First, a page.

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dav_006
dav_006
12/5/2012 | 4:08:22 AM
re: Neptune Changes Orbit
Sure large companies have the innovative and entrepreneurial sprit, but it is a cultural thing for example IBM uses itG«÷s handbook to infuse an entrepreneurial spirit into its culture called G«£Changing the WorldG«• which has helped it to reshape the company. In GE they promote G«£product championsG«• where ideas can come from any one in the company and they would work on making it into a commercial product, and then also sell it to other companies.

To be innovative sure you can do what Cisco does well by buying intellectual property which is then successfully integrated and then uses its very powerful marketing arm to hit the 1 Billion Dollar business. Companies like Nortel and Lucent need to uses its economy of scale, and ensure they drive out as much of the cost down as possible (this is also innovative) and pass on the benefits to the customers that would appreciate the value. Nortel and Lucent have very large portfolio of products but lack the ability to integrate them well in order to provide value to their customers, the close integration of products can only happen when the multiple layers are removed. Since they have a large customer base they need to form a very close relationship between their customers and their engineers to develop innovative and commercially viable products. If they try to imitate and play catch up it would mean that they have lost the first mover advantage, and while you are trying to imitate the first mover is not going to sitting there waiting for them to catch up.

The reason that Nortel is in this position is because J. Roth did not believe in the internal capabilities of the R&D team and went crazy buying other companies and just lost focus on building and appreciating the companies internal capabilities. Then the company just went crazy and thought that layoff would solve its problems. Finally with all the financial problems G«™ the company lost all focus on what was important for it to survive in the long term. For Nortel to get back to innovating and becoming a serious player will take time G«™ and a CTO would as I donG«÷t think Mr. Z is a technology guy .. but more of an operations person.
inauniversefarfaraway
inauniversefarfaraway
12/5/2012 | 4:08:22 AM
re: Neptune Changes Orbit
It reads as though there is a realistic grasp of what the challenge is for nt.

Management is at the heart of nts problems. The culture is one of squeezing margins. This has meant starving products of innovation by driving the technology out of nt to it's suppliers. After the illusions of better elsewhere came crashing down, divesting became a necessity.

What is curious is that divisions that might have commanded a healthy premium, or gone IPO, before and during the boom years were allowed to wither, commanding a small fraction of the value they represented. This was in-line with management's illusions that these divisions, although key to successful products, could not be too successful for fear of enabling the competition. Amazing that this is still true today.

nt made some decent moves when it allowed the widget makers to deliver. Whenever this would happen, the hawks would move in to reap the rewards, driving out the fools who were interested in technology.

Many remember the years of ideas blooming, until products got rolled out. Then the squeeze was on. Whatever made the product was inevitably ignored, cast aside, or downplayed. This culture led to the acquisition binge when management finally started believing their own propaganda.

Because management forms a block in nt structure, it represents a large visionless liability. The natural evolution is for it to wither on the vine until this management retires. At this point, they will effectively lose control over operations, and a new opportunity will exist for nt to renew itself. It is amazing indeed that this self-defeating attitude can prevail. If current management is coasting to retirement, imagine their surprise one day when the retirement fund becomes insolvent because the corporate corpse they left behind crashes and burns.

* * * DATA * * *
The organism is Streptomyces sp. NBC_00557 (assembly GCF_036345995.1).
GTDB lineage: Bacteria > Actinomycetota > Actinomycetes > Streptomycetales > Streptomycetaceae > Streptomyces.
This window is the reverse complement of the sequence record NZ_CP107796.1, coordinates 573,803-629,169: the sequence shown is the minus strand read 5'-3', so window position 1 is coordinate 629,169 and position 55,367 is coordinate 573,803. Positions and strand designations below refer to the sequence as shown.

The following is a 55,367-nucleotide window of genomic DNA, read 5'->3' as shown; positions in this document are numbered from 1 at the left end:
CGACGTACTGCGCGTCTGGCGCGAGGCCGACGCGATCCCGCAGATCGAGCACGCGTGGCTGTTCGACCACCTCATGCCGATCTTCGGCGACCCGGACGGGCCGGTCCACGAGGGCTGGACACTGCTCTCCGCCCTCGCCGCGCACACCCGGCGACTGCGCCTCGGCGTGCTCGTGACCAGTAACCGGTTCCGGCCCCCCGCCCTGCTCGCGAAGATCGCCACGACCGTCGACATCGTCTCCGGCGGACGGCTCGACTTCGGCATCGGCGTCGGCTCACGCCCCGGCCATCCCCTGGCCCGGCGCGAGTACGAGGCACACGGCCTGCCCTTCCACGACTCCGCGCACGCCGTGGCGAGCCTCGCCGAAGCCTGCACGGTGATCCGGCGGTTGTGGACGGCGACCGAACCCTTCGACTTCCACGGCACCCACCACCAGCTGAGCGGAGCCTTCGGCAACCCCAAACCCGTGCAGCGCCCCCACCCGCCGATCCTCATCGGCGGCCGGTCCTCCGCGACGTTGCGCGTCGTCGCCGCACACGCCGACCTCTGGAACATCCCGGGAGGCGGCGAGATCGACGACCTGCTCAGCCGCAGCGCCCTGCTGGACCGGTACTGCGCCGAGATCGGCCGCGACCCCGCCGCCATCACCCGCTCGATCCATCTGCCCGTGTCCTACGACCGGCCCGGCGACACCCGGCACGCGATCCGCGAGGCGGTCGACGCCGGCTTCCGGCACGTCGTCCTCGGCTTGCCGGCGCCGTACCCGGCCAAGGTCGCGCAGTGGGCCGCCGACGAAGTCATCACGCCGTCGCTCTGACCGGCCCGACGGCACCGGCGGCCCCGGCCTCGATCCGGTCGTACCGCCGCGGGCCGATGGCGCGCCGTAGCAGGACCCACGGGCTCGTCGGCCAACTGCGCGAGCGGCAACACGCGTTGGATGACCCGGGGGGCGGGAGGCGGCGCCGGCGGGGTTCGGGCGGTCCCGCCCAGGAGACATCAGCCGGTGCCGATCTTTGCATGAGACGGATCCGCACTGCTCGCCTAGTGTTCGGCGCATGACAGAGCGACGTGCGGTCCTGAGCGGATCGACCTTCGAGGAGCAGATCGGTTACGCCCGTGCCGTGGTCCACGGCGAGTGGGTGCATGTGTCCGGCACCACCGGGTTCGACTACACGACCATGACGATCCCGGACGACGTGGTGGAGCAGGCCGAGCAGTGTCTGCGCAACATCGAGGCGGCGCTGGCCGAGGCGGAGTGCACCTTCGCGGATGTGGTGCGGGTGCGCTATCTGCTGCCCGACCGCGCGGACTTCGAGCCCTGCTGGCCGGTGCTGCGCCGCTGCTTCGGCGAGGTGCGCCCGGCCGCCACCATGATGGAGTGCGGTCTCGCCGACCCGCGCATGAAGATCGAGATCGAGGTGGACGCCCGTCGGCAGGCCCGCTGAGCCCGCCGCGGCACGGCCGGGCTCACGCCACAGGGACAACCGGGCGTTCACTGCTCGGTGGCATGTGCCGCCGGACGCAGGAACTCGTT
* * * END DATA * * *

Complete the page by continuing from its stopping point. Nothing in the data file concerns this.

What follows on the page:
nt never got the concept of rewarding those that delivered the goods. Their philosophy was always one of derision, so as to curb them from getting any gratification from achieving.

Cisco is not the juggernaut it appears to be. It is at the opposite end of the spectrum, and often rewards fools, and extreme bad behavior, for small incremental gains. It was never really interested in technology. Management at Cisco understands that it needs new technology to maintain dominance, but it's gotta be commoditized. For nt, it used to be that they didn't mind paying money for exclusivity because they new how to squeeze margins.

In both cases, they are simply using inertia to maintain advantage. This type of attrition only leads to years of stagnation because neither cultivates the skills that delivers innovation.

nt can't build a router because it doesn't want to have that type of free thinking. Besides, there is nobody to take that kind of risk. No one in nt is willing to put it on the line, they are all cowards. Anybody with a mouth is out.

There are plenty of telco paradigms that would make a great router, better than the el cheapo, fly by the seat of your pants router. They just aren't able to cut costs in non-critical areas,a nd put the meat where it counts. Most of this is due to the fact that the edge is gone. The reason that it's not coming back is that those days are gone for nt. Management just doesn't get what made it strong, and how that can be applied to something like a router, screwed up priorities.

As for Cisco, it doesn't have the attention span to really go after reliable iron. Again, everything needs to be commoditized, up to a point.
paolo.franzoi
paolo.franzoi
12/5/2012 | 4:08:20 AM
re: Neptune Changes Orbit

dav_006,

I was responding to stephen's commentary about technological innovation. That is very different than the business innovation that a company like GE shows. As I posted (and may have been read incorrectly), I am convinced that this is an era of telecom equipment that will be driven by business innovation not technical innovation.

That does not mean fine R&D capabilities are not required. It means to me that the major players like Lucent and Nortel are still building their companies to service the market as it existed 10 years ago. One example I attempted to illustrate is the change in ability to enter markets.

Let me give another RBOC oriented example. As much as we all hated paying our OSMINE tax, one could build a product and get it integrated into the OSS environment on one's own nickel. Today, that simply is not the case. This changes the barriers to entry into a market.

What this means is there is significant change in the market dynamics independent of the technological choices. My opinion is these market changes are actually MORE significant than the changes in technology.